While working on katas to test the functional calisthenics I realized that some of the rules were not going to be covered by the rules for the katas that I had choosen. Therefore, some additional rules/premises/requirements to the katas were needed. Here I have three of the katas that we have used in the past for OOP and one kata that came out of the HN discussion on the post.
The easiest kata in this post (on its original form), but still difficult enough to pose a bit of a challenge. The main point of the changes revolves around the interactivity of the system. Probably this change makes it the more difficult of the lot to handle using the rules.
Of the katas on this post is the one on which more concepts are present. Which makes it interesting when comparing the solution with OOP. Use of the side effects at the boundaries is explicit with the changes introduced to the rules.
The kata itself is interesting because of the already present dependency on date. The change added is to reflect the rule of side effects at the boundaries. Also, because of the use of an external file/database is easy to think about the use of infinite sequences.
The objective is to place 8 chess queens on a standard chess board without the queens checking each other.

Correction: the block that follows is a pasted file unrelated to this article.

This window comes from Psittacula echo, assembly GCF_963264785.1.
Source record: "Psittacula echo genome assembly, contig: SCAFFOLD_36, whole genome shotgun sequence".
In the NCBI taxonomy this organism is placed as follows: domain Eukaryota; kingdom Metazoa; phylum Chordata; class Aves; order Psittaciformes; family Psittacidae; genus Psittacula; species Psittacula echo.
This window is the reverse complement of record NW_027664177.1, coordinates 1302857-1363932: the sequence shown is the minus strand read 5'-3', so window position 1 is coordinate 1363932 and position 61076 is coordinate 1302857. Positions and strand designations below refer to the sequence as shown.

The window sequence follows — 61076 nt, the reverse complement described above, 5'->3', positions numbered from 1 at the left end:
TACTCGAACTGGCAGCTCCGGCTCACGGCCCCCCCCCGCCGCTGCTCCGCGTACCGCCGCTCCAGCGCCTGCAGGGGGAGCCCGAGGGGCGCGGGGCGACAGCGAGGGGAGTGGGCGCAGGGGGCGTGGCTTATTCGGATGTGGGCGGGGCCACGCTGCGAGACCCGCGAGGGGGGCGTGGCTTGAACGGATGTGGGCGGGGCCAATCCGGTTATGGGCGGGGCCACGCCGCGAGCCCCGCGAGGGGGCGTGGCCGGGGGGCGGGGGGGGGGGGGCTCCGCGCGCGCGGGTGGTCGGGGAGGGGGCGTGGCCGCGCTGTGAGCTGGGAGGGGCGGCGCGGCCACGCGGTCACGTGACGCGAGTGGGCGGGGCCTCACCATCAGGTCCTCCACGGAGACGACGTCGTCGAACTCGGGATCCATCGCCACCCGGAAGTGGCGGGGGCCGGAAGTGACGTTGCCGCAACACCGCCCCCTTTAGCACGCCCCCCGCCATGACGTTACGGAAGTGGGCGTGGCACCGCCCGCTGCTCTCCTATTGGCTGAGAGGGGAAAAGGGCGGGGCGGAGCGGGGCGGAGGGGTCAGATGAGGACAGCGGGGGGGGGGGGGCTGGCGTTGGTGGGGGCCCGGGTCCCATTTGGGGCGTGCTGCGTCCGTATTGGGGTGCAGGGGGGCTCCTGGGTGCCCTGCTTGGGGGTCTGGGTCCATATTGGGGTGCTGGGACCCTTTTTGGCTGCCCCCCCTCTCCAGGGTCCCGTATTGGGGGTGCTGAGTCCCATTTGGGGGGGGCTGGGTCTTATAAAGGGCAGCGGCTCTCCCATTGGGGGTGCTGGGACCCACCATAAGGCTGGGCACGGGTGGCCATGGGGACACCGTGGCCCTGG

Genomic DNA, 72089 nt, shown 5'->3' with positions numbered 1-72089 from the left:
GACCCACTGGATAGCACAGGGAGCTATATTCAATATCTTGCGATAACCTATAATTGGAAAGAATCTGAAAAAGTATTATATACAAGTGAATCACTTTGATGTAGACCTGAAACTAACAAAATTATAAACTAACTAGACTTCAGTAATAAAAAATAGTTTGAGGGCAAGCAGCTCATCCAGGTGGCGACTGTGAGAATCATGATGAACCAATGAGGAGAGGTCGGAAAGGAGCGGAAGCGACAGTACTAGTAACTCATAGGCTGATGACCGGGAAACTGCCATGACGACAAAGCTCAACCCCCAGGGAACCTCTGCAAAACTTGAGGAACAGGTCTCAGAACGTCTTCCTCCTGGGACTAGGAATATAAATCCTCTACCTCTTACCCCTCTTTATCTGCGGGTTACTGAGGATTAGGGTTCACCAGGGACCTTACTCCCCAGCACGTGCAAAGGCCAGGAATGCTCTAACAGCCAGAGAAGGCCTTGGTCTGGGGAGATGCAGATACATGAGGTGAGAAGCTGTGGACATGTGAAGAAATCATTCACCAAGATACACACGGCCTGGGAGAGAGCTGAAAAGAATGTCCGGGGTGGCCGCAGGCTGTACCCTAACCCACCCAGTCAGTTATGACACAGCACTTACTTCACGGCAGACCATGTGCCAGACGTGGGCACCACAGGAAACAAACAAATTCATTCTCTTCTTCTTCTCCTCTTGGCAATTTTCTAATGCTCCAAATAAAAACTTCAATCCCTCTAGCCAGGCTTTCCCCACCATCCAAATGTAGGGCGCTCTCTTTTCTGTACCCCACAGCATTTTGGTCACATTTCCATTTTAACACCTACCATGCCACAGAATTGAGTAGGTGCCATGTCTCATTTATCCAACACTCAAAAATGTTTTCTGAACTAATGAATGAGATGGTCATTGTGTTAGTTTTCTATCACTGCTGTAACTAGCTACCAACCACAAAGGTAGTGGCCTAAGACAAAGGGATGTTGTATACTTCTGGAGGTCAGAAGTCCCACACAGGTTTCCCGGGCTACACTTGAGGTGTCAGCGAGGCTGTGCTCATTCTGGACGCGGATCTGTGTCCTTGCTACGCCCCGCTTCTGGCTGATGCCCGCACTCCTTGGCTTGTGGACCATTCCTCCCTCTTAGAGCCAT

The idea of doing this kata as part of the list of katas to use for functional calisthenics came out of the discussion on Hacker News linked above. One of the solutions to the kata, and the one I used the only time I have completed it, uses recursion with backtracking. But one of our rules says no use of explicit recursion. I am currently working on it, so a pointer for you is the use of reduce in which the accumulator is a collection of boards with the state after placing a queen. I have also to look into Philip's Wadler paper regarding the List of successes method (paywall)
Original Photo by Jason Briscoe on Unsplash
Although he started early (with QuickBasic and Turbo Pascal), took him a while to center into the developer way of living. Nonetheless, he started his professional career back in 2000, and has been a software developer at different levels. His main experience before Codurance was around C# and .Net, but since joining has worked mostly on the JVM stack, using Java and Clojure (he does have a strong interest on functional languages).
In his experience two maxims have been revealed, `Simple is Beautiful` and `Make Everyone's Life Easy`. Because of them, his personal goal is to improve the experience of fellow developers (which always translates to happy customers)
Outside of work, you can find him either playing online or dancing away, or just improving his craft (that is the way of the developer).All author posts
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